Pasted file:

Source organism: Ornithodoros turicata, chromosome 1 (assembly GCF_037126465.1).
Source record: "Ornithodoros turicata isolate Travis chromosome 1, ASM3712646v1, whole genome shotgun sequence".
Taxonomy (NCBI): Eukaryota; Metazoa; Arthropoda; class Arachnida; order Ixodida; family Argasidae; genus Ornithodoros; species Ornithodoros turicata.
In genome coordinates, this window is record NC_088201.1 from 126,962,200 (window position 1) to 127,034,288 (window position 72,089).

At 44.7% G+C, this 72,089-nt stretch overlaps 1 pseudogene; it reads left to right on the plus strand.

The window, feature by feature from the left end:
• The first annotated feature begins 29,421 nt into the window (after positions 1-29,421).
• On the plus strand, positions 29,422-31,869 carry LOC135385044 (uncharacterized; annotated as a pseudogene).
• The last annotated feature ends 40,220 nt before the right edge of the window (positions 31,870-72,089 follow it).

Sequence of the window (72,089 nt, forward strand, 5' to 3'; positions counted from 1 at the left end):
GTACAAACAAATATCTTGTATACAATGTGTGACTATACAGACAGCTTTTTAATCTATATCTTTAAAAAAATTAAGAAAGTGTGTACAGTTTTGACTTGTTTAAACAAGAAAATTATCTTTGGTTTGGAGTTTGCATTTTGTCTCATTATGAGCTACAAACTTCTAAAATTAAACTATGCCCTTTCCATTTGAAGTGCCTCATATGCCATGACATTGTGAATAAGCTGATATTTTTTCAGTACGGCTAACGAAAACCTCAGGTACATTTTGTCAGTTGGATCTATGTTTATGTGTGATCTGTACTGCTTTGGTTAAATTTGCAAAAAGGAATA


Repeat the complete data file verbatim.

Source organism: Ornithodoros turicata, chromosome 1 (assembly GCF_037126465.1).
Source record: "Ornithodoros turicata isolate Travis chromosome 1, ASM3712646v1, whole genome shotgun sequence".
Taxonomy (NCBI): Eukaryota; Metazoa; Arthropoda; class Arachnida; order Ixodida; family Argasidae; genus Ornithodoros; species Ornithodoros turicata.
In genome coordinates, this window is record NC_088201.1 from 126,962,200 (window position 1) to 127,034,288 (window position 72,089).

At 44.7% G+C, this 72,089-nt stretch overlaps 1 pseudogene; it reads left to right on the plus strand.

The window, feature by feature from the left end:
• The first annotated feature begins 29,421 nt into the window (after positions 1-29,421).
• On the plus strand, positions 29,422-31,869 carry LOC135385044 (uncharacterized; annotated as a pseudogene).
• The last annotated feature ends 40,220 nt before the right edge of the window (positions 31,870-72,089 follow it).

Sequence of the window (72,089 nt, forward strand, 5' to 3'; positions counted from 1 at the left end):
GTACAAACAAATATCTTGTATACAATGTGTGACTATACAGACAGCTTTTTAATCTATATCTTTAAAAAAATTAAGAAAGTGTGTACAGTTTTGACTTGTTTAAACAAGAAAATTATCTTTGGTTTGGAGTTTGCATTTTGTCTCATTATGAGCTACAAACTTCTAAAATTAAACTATGCCCTTTCCATTTGAAGTGCCTCATATGCCATGACATTGTGAATAAGCTGATATTTTTTCAGTACGGCTAACGAAAACCTCAGGTACATTTTGTCAGTTGGATCTATGTTTATGTGTGATCTGTACTGCTTTGGTTAAATTTGCAAAAAGGAATA